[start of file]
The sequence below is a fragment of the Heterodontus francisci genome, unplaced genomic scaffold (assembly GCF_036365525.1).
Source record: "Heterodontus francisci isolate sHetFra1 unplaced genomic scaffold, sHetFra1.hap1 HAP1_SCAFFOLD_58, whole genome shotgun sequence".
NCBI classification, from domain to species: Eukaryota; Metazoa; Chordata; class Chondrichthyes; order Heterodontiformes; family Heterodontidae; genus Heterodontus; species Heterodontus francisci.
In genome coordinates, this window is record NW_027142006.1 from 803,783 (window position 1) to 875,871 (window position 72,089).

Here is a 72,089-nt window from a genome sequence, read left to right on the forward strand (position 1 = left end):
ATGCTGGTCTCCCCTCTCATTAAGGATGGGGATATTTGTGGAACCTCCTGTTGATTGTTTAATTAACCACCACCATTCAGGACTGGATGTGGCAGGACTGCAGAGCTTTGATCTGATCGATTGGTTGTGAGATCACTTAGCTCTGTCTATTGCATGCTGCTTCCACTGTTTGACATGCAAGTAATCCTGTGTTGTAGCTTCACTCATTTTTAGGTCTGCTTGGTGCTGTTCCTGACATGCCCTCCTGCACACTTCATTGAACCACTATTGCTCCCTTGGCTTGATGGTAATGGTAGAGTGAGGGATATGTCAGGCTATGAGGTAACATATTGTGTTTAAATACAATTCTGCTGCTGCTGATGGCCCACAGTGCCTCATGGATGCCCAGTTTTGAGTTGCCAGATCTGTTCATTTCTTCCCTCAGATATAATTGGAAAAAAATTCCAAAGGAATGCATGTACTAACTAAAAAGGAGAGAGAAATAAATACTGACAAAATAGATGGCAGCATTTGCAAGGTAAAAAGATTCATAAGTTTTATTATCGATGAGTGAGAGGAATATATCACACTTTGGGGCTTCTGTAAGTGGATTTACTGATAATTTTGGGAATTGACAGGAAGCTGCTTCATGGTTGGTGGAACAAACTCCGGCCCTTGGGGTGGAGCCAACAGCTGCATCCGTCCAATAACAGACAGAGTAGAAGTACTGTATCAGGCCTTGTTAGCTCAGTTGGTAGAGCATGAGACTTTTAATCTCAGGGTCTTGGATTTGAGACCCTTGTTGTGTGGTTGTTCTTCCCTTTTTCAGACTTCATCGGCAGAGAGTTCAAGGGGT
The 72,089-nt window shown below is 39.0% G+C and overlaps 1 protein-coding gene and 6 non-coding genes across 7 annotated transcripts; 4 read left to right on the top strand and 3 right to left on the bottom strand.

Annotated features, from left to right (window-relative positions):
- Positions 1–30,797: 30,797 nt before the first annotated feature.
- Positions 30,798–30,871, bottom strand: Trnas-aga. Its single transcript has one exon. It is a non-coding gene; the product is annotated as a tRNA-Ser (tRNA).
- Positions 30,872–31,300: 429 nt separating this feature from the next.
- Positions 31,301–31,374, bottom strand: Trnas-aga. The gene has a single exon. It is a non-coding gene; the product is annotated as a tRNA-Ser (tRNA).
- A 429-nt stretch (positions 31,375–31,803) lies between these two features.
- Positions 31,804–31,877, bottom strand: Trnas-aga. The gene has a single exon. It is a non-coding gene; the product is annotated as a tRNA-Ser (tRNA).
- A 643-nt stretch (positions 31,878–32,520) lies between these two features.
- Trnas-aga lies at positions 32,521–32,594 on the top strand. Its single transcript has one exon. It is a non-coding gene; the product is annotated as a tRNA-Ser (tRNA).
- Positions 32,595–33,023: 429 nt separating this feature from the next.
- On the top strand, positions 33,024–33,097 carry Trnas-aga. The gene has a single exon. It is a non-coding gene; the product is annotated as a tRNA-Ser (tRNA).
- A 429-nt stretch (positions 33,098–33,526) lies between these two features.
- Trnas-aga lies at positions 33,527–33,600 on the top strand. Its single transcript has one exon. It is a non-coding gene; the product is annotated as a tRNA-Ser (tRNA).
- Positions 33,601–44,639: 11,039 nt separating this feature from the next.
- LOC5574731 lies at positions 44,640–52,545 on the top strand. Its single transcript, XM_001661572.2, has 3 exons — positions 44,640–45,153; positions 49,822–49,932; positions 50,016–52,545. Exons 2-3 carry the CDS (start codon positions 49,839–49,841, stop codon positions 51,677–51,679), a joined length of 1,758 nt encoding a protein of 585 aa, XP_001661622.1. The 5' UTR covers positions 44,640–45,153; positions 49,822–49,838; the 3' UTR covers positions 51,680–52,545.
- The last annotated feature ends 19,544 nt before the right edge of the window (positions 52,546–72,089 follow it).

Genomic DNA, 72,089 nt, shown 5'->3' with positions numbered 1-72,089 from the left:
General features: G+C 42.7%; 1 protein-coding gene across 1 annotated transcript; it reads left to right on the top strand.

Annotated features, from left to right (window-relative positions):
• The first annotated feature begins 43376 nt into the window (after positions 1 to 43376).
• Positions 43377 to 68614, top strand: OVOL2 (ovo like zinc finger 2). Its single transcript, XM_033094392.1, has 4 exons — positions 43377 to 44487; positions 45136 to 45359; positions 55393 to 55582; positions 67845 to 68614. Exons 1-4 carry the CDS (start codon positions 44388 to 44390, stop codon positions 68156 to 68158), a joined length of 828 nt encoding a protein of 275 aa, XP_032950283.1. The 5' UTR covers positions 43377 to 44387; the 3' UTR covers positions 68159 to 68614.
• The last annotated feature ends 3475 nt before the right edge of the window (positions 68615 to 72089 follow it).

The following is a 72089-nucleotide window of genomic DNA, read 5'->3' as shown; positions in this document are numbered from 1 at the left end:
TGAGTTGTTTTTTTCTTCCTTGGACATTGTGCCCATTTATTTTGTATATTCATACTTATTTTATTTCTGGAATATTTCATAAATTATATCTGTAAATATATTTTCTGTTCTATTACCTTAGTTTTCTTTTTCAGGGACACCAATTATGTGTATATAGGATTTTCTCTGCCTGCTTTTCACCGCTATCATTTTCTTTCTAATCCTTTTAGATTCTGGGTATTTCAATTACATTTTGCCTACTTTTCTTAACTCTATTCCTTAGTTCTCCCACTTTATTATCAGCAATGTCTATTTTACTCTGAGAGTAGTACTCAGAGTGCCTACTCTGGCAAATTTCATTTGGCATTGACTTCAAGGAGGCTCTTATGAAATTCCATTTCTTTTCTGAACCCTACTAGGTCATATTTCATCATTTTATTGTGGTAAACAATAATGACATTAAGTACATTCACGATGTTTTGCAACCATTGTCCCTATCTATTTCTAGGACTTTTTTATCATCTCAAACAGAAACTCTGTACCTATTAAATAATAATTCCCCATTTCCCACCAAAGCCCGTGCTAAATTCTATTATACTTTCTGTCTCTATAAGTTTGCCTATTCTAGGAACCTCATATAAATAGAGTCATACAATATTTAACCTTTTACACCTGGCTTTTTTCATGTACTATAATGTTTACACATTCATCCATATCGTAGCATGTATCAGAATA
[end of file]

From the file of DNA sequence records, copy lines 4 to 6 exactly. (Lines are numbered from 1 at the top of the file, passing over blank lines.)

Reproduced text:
In genome coordinates, this window is record NW_027142006.1 from 803,783 (window position 1) to 875,871 (window position 72,089).

Here is a 72,089-nt window from a genome sequence, read left to right on the forward strand (position 1 = left end):
ATGCTGGTCTCCCCTCTCATTAAGGATGGGGATATTTGTGGAACCTCCTGTTGATTGTTTAATTAACCACCACCATTCAGGACTGGATGTGGCAGGACTGCAGAGCTTTGATCTGATCGATTGGTTGTGAGATCACTTAGCTCTGTCTATTGCATGCTGCTTCCACTGTTTGACATGCAAGTAATCCTGTGTTGTAGCTTCACTCATTTTTAGGTCTGCTTGGTGCTGTTCCTGACATGCCCTCCTGCACACTTCATTGAACCACTATTGCTCCCTTGGCTTGATGGTAATGGTAGAGTGAGGGATATGTCAGGCTATGAGGTAACATATTGTGTTTAAATACAATTCTGCTGCTGCTGATGGCCCACAGTGCCTCATGGATGCCCAGTTTTGAGTTGCCAGATCTGTTCATTTCTTCCCTCAGATATAATTGGAAAAAAATTCCAAAGGAATGCATGTACTAACTAAAAAGGAGAGAGAAATAAATACTGACAAAATAGATGGCAGCATTTGCAAGGTAAAAAGATTCATAAGTTTTATTATCGATGAGTGAGAGGAATATATCACACTTTGGGGCTTCTGTAAGTGGATTTACTGATAATTTTGGGAATTGACAGGAAGCTGCTTCATGGTTGGTGGAACAAACTCCGGCCCTTGGGGTGGAGCCAACAGCTGCATCCGTCCAATAACAGACAGAGTAGAAGTACTGTATCAGGCCTTGTTAGCTCAGTTGGTAGAGCATGAGACTTTTAATCTCAGGGTCTTGGATTTGAGACCCTTGTTGTGTGGTTGTTCTTCCCTTTTTCAGACTTCATCGGCAGAGAGTTCAAGGGGT